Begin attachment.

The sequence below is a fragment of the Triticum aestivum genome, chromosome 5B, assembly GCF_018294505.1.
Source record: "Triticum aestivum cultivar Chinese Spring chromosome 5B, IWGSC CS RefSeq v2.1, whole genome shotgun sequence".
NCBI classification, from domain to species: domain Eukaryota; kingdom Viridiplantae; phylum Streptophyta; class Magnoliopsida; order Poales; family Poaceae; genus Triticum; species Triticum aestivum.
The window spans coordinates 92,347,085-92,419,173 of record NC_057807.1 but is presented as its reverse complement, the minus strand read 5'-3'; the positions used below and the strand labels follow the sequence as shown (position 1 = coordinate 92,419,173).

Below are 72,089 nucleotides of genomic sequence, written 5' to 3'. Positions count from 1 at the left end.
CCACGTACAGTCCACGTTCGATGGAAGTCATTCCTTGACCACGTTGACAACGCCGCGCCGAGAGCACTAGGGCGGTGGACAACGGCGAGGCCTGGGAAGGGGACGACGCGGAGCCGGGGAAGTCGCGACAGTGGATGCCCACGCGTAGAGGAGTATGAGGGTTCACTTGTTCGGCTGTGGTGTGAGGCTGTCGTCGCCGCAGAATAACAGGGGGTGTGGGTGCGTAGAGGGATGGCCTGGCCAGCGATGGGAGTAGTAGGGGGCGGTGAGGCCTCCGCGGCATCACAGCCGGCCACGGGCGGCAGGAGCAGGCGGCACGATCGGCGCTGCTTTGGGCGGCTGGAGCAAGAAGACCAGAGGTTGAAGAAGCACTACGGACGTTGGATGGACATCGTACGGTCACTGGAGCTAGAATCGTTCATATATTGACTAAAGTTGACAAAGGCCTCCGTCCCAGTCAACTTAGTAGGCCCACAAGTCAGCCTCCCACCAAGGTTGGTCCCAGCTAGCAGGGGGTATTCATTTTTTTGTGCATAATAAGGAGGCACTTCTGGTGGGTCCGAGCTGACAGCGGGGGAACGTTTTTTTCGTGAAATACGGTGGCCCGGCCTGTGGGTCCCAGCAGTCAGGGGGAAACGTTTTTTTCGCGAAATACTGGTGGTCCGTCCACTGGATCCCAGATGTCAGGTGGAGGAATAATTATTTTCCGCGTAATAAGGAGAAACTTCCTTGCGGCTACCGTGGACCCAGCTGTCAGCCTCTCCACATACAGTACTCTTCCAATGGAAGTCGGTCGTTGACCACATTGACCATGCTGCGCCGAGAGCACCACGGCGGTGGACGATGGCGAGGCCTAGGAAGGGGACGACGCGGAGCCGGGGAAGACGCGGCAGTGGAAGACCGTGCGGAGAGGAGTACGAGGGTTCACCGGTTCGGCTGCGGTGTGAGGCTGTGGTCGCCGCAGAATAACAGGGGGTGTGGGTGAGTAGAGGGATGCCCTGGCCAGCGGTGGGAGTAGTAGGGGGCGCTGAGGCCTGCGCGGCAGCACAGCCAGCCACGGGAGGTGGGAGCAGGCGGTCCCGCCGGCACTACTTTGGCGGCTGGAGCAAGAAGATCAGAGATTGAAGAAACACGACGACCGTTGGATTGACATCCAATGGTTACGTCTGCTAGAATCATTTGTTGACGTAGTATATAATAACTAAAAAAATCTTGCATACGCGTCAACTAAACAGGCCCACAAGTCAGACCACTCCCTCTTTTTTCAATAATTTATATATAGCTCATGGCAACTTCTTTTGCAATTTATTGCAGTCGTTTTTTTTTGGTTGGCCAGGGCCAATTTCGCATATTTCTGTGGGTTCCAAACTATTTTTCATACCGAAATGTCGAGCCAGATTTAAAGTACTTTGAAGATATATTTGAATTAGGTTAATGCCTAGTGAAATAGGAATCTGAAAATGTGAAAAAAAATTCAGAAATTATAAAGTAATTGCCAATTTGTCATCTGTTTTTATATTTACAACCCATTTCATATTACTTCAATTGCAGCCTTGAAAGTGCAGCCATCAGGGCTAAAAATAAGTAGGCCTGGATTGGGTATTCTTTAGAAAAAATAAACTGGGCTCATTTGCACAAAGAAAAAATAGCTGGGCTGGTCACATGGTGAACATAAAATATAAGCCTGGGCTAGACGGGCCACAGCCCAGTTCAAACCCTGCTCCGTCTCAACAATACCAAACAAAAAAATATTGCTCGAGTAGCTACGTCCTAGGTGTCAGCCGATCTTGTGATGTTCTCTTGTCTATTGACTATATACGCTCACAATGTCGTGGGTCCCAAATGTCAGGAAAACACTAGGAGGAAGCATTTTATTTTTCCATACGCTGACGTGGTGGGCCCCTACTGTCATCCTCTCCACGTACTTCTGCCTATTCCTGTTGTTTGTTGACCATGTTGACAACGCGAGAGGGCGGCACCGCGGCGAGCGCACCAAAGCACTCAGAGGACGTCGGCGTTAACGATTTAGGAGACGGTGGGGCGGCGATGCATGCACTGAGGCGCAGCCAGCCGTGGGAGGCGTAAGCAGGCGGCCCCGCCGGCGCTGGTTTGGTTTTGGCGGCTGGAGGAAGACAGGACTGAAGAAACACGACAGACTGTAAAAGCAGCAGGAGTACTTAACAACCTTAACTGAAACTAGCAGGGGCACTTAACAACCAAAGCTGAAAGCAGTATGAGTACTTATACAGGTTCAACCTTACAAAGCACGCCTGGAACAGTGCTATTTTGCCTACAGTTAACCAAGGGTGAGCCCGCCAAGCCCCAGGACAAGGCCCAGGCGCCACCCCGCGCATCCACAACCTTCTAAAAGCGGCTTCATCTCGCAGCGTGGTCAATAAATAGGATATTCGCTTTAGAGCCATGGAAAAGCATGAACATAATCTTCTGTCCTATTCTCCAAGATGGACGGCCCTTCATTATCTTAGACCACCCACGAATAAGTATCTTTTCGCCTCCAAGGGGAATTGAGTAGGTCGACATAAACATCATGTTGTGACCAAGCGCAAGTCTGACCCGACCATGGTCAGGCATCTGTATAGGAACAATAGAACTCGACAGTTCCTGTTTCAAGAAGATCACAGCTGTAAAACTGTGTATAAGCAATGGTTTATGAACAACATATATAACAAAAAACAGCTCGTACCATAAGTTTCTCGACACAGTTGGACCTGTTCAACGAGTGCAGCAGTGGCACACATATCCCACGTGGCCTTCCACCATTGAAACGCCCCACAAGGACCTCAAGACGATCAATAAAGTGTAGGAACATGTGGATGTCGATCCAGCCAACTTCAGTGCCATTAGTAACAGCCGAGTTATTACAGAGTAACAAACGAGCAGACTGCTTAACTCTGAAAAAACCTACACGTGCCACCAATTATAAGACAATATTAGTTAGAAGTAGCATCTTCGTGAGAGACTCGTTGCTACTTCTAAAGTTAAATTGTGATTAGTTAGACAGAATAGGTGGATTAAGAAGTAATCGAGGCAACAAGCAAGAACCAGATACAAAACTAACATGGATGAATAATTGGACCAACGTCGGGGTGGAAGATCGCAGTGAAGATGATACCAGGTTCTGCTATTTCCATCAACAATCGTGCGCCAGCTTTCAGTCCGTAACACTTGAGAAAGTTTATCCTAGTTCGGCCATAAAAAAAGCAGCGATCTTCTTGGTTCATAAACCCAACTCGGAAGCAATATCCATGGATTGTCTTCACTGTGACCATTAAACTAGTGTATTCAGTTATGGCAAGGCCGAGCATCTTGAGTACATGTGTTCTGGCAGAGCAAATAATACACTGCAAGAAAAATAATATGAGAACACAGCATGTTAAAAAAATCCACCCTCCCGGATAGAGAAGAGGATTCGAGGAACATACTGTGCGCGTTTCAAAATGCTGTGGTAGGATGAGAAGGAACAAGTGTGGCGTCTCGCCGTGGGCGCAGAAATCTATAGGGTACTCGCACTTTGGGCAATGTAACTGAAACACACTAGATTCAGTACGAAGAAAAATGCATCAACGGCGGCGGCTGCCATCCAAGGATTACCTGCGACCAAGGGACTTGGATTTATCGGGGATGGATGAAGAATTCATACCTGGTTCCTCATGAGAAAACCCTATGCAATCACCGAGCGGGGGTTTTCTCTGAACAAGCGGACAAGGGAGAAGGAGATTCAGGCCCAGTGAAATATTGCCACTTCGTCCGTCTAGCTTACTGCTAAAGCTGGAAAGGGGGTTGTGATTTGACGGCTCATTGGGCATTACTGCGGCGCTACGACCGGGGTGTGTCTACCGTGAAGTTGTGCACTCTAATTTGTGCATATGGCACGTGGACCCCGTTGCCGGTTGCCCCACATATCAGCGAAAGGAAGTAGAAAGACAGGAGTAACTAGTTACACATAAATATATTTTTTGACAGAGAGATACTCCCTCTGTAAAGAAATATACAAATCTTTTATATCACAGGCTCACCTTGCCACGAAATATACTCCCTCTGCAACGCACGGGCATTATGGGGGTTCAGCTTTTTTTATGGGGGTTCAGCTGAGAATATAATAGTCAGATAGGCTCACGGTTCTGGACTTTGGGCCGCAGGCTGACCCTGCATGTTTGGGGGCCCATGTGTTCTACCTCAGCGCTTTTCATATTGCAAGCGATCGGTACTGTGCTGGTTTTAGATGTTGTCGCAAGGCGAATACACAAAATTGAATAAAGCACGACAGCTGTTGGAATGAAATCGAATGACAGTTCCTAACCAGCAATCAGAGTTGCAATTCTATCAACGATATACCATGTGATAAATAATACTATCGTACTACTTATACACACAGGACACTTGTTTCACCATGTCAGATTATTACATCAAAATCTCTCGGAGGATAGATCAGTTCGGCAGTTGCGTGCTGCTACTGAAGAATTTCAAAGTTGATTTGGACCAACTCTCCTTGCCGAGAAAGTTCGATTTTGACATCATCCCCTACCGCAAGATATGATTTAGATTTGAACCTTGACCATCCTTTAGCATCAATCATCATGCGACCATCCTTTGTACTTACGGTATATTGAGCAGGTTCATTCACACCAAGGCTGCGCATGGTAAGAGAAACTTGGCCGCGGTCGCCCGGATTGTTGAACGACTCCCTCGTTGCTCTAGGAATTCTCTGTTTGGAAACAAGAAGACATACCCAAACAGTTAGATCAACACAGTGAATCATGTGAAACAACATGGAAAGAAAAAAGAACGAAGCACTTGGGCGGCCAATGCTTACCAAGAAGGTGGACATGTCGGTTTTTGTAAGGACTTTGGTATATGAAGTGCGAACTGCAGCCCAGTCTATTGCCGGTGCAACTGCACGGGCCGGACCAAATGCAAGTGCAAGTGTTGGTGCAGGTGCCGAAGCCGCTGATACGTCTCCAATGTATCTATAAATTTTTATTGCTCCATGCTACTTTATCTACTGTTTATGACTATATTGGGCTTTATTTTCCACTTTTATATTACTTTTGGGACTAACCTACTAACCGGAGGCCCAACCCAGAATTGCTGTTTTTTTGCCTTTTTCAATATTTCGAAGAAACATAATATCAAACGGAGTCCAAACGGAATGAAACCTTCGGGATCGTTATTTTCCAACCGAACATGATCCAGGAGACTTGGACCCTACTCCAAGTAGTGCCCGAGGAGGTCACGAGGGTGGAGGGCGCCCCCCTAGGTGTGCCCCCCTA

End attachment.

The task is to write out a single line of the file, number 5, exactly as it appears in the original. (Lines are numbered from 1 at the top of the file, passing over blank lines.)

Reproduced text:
Below are 72,089 nucleotides of genomic sequence, written 5' to 3'. Positions count from 1 at the left end.